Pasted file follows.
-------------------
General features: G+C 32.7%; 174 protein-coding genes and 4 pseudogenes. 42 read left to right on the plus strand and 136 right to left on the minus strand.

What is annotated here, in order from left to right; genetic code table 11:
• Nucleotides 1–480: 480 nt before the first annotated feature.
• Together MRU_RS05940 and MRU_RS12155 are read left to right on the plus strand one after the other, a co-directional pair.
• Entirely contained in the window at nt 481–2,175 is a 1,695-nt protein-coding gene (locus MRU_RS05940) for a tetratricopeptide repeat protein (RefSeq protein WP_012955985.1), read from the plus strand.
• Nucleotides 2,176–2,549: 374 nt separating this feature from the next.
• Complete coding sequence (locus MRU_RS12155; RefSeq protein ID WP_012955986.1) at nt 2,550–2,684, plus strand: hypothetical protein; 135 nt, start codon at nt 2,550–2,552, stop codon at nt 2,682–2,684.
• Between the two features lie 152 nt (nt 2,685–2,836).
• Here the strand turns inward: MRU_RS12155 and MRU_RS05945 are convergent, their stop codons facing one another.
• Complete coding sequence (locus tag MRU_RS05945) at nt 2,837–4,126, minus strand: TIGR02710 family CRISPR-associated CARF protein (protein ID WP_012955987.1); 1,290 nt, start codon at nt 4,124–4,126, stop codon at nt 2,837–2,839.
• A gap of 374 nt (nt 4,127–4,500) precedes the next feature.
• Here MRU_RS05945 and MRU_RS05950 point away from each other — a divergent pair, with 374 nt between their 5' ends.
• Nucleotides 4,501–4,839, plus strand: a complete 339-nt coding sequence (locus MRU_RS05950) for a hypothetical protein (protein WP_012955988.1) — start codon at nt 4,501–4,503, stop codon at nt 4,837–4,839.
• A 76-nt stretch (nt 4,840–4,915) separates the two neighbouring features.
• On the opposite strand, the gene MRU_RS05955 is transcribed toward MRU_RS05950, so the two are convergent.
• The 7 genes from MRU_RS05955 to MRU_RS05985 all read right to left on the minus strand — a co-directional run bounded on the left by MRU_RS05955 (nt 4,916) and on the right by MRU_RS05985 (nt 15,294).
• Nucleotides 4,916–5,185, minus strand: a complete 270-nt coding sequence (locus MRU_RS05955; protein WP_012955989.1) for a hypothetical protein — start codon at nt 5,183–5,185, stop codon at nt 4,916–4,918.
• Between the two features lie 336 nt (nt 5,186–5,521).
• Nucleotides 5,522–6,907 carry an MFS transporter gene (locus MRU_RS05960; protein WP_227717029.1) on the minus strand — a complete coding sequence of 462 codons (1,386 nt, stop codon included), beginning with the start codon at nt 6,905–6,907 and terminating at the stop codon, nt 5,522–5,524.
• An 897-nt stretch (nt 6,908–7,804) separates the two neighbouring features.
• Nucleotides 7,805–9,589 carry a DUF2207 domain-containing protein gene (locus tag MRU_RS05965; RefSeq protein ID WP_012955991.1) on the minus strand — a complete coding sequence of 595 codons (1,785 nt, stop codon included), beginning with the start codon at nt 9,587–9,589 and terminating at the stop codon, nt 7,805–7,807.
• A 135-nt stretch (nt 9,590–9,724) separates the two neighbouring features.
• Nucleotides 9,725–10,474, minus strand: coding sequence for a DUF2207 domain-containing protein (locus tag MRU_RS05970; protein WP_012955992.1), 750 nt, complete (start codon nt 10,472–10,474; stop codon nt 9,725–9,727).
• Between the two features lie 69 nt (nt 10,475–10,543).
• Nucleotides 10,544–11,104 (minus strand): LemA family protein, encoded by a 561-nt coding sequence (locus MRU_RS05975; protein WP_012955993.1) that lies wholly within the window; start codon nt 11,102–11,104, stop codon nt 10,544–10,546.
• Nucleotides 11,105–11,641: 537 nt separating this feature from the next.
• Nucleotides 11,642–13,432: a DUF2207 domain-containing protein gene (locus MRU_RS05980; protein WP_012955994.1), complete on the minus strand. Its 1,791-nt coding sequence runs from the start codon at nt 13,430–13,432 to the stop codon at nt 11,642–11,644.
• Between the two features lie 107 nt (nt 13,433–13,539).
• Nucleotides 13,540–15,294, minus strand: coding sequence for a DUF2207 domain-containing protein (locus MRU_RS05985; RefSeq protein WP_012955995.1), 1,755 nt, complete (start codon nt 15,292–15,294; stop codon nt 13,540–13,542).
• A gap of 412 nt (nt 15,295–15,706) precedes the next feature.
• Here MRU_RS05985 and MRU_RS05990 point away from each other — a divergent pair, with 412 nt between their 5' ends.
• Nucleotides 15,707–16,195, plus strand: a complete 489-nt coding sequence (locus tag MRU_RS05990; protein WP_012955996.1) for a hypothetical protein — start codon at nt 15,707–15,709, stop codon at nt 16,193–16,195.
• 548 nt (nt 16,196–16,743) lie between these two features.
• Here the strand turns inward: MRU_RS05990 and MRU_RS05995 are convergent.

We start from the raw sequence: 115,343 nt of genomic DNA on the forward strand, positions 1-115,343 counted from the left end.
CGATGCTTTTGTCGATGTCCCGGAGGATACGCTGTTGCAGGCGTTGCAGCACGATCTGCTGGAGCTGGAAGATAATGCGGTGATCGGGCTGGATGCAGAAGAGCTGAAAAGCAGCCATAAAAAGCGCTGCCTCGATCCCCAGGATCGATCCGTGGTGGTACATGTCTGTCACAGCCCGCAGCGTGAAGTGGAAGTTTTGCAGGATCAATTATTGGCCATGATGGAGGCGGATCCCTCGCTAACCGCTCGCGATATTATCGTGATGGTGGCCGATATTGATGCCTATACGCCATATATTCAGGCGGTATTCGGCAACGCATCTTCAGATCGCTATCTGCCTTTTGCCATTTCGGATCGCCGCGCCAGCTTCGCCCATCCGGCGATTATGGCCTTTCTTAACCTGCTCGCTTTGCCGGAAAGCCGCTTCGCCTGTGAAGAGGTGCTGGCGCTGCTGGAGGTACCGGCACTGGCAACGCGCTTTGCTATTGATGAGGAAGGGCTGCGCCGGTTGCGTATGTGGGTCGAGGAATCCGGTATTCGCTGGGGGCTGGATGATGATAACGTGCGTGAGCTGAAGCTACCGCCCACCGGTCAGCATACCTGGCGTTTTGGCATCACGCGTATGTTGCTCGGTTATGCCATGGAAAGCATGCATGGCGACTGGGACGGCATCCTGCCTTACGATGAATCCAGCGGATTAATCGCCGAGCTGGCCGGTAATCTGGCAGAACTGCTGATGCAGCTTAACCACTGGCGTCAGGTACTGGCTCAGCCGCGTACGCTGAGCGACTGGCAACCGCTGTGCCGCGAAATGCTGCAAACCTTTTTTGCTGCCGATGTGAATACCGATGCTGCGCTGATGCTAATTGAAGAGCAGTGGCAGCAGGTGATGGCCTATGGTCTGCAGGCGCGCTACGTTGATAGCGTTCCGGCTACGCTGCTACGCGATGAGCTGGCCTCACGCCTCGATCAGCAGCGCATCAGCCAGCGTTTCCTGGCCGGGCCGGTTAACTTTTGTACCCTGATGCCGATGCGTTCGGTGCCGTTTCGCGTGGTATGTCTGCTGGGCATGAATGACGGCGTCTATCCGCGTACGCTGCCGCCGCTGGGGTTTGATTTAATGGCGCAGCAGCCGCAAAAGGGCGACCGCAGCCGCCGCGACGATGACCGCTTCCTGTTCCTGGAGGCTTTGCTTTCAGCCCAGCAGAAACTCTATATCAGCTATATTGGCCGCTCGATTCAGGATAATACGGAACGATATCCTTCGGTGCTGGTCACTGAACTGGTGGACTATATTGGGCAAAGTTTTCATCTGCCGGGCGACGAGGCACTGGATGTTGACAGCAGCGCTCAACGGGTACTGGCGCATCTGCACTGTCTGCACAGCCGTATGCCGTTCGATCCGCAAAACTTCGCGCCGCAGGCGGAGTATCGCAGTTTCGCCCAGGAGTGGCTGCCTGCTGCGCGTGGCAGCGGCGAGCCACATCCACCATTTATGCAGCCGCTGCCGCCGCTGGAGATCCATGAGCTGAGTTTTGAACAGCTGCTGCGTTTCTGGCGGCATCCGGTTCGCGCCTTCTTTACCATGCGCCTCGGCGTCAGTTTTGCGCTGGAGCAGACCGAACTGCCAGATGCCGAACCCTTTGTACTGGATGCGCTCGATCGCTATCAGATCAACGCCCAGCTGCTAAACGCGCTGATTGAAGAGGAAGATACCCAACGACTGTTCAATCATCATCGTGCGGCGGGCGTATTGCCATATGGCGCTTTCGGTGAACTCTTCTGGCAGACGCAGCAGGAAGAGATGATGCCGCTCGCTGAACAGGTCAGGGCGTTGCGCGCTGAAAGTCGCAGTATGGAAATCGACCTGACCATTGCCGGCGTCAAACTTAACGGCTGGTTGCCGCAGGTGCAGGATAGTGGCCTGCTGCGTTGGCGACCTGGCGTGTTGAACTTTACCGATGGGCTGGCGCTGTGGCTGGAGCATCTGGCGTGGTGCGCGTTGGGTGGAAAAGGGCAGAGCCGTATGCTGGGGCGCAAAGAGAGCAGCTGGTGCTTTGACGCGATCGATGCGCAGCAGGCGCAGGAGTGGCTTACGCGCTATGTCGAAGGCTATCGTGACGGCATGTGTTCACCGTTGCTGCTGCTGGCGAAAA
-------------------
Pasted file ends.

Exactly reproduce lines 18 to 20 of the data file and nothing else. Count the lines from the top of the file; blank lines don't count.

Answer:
• Between the two features lie 336 nt (nt 5,186–5,521).
• Nucleotides 5,522–6,907 carry an MFS transporter gene (locus MRU_RS05960; protein WP_227717029.1) on the minus strand — a complete coding sequence of 462 codons (1,386 nt, stop codon included), beginning with the start codon at nt 6,905–6,907 and terminating at the stop codon, nt 5,522–5,524.
• An 897-nt stretch (nt 6,908–7,804) separates the two neighbouring features.